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About the Campaign

The Tradition Meets Tomorrow campaign seeks the investment of gifts and grants from individuals, businesses and foundations to renew and strengthen education for students today and for generations of students to come. This investment will fuel Columbia College to provide the advanced teaching tools, technology, facilities, faculty and more required for student success.

The campaign identifies five areas of support:

  • The Sciences (Science; Criminal Justice, including Forensic Science and Human Services; Psychology; Nursing; and Computer and Mathematical Sciences)
  • The Arts and Humanities (Art; Humanities, including English, Music, Speech Communication and English as a Second Language; History and Political Science; and Education)
  • Business (including the Center for Entrepreneurship)
  • Adult Higher Education (AHE – includes all Online, Evening and Nationwide campuses)
  • Athletics (men's and women's basketball, softball, volleyball, men's soccer, plus five new sports: women's soccer, men's and women's golf, and men's and women's cross-country)

Philanthropists may choose to direct their gifts among many opportunities for support, including the following:

  • Facilities on the main campus: Science Building, Center for Entrepreneurship (Business), Practice Hall (Music), Larson Gallery (Art), Koepke Fitness Center (Athletics) and others.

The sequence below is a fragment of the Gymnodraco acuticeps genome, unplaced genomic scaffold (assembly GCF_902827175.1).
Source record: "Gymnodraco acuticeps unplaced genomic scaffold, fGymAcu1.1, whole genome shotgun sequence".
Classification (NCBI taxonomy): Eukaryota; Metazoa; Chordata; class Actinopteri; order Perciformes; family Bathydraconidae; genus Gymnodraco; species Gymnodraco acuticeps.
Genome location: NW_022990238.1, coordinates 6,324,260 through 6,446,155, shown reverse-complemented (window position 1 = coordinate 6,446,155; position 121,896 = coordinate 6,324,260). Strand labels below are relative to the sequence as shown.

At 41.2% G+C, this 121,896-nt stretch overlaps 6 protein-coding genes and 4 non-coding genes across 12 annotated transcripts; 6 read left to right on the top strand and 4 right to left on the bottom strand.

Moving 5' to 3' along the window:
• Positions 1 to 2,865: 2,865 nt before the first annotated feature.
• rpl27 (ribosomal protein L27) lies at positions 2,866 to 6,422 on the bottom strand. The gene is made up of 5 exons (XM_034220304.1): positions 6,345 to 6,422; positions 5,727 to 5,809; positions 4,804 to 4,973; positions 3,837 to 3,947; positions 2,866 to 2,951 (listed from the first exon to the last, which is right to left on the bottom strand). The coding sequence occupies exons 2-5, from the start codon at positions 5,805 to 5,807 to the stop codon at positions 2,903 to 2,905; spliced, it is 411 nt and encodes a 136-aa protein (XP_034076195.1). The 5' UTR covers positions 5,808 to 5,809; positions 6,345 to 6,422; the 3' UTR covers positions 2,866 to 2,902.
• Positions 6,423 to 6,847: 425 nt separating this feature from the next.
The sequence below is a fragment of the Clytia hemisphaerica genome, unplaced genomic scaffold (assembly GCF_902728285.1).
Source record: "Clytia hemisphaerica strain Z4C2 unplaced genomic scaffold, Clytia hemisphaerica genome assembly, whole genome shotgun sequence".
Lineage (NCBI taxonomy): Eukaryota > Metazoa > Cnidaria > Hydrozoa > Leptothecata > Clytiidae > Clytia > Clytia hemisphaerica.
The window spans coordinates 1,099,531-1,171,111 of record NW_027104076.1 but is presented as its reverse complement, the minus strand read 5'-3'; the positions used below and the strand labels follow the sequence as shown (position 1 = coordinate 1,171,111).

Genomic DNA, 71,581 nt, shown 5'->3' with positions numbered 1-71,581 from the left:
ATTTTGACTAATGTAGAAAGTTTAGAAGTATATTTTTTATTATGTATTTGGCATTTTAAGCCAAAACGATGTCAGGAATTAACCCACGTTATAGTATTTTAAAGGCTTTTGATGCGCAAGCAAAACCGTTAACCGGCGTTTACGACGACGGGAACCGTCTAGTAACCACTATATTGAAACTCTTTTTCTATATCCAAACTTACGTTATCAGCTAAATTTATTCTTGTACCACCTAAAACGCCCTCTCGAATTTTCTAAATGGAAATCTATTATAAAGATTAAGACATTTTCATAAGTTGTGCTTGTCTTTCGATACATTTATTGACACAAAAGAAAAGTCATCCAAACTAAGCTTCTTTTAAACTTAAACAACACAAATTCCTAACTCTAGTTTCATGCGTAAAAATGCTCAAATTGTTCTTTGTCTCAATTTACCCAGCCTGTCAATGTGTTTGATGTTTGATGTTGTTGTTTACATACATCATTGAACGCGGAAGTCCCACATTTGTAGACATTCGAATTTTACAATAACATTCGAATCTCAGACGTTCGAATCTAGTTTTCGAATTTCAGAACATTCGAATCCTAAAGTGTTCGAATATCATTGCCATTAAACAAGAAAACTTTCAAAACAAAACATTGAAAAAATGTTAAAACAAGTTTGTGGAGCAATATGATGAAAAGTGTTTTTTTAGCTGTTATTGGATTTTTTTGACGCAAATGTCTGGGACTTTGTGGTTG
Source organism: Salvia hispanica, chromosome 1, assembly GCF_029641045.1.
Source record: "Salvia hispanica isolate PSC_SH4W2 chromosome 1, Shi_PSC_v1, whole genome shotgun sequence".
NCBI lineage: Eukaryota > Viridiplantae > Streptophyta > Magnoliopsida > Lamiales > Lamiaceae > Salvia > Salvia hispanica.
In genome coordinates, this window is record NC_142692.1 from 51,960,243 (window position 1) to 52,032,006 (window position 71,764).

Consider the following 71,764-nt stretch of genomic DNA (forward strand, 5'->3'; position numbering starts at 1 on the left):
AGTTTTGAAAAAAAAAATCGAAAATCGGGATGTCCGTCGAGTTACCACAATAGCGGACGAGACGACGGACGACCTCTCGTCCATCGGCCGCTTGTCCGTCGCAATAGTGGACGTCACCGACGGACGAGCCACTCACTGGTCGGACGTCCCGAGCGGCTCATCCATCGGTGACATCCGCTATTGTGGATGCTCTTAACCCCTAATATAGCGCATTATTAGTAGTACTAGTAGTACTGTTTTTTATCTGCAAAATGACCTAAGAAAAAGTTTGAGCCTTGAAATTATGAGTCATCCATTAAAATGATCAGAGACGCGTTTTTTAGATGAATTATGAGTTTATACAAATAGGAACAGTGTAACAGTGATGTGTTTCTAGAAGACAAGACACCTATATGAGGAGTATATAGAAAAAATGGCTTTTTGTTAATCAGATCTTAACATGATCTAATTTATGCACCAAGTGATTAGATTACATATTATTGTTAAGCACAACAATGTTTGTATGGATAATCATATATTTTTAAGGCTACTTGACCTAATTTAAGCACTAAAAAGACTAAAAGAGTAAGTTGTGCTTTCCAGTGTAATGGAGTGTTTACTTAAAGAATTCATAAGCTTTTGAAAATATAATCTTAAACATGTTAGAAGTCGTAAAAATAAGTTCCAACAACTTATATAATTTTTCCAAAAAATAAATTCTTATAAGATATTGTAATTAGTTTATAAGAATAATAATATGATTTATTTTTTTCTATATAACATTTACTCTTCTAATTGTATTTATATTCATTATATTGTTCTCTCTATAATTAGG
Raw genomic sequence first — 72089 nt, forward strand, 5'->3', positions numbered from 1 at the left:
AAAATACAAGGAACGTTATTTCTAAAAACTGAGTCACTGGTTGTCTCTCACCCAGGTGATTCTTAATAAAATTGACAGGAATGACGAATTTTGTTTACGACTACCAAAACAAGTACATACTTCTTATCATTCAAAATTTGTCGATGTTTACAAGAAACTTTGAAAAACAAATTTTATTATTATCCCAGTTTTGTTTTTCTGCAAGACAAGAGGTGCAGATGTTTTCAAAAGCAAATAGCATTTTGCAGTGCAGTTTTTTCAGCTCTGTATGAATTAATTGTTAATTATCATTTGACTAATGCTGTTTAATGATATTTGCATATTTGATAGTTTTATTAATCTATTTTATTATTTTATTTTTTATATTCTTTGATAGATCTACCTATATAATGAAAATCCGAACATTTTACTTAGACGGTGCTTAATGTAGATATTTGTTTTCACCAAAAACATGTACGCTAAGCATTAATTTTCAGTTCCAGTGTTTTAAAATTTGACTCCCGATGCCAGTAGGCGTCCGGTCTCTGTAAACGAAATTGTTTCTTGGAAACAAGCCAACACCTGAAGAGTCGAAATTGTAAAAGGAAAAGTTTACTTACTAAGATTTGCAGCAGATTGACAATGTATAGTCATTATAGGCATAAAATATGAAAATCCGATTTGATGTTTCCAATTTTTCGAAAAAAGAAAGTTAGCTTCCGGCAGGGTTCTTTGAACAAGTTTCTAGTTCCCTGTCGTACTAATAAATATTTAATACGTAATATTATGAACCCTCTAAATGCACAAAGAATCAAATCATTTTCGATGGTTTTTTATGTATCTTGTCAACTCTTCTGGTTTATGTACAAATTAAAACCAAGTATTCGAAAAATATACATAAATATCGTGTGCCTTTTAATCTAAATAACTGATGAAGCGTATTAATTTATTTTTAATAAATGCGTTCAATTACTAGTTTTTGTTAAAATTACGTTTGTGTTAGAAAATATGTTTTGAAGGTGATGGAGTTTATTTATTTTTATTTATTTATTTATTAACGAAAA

• AHE facilities that are currently undergoing new property acquisition or renovation: Columbia College-Rolla (Morris Hall), Columbia College-Syracuse, Columbia College-Springfield, Columbia College-Denver and Columbia College-St. Louis.

In addition, Columbia College welcomes philanthropic gifts that support and initiate student scholarships, faculty chairs, professorships, faculty enhancement, equipment and more.

How can your gifts impact the campaign?

Sciences: Supporting the sciences inspires students to set big goals

Student Government Association President Avery Bourne, Cougar athlete Julie Teeple, and Mackenzie Booth in downtown Columbia, Mo. Booth received the James and Betty Allen Braham ’42 Science Scholarship in 2012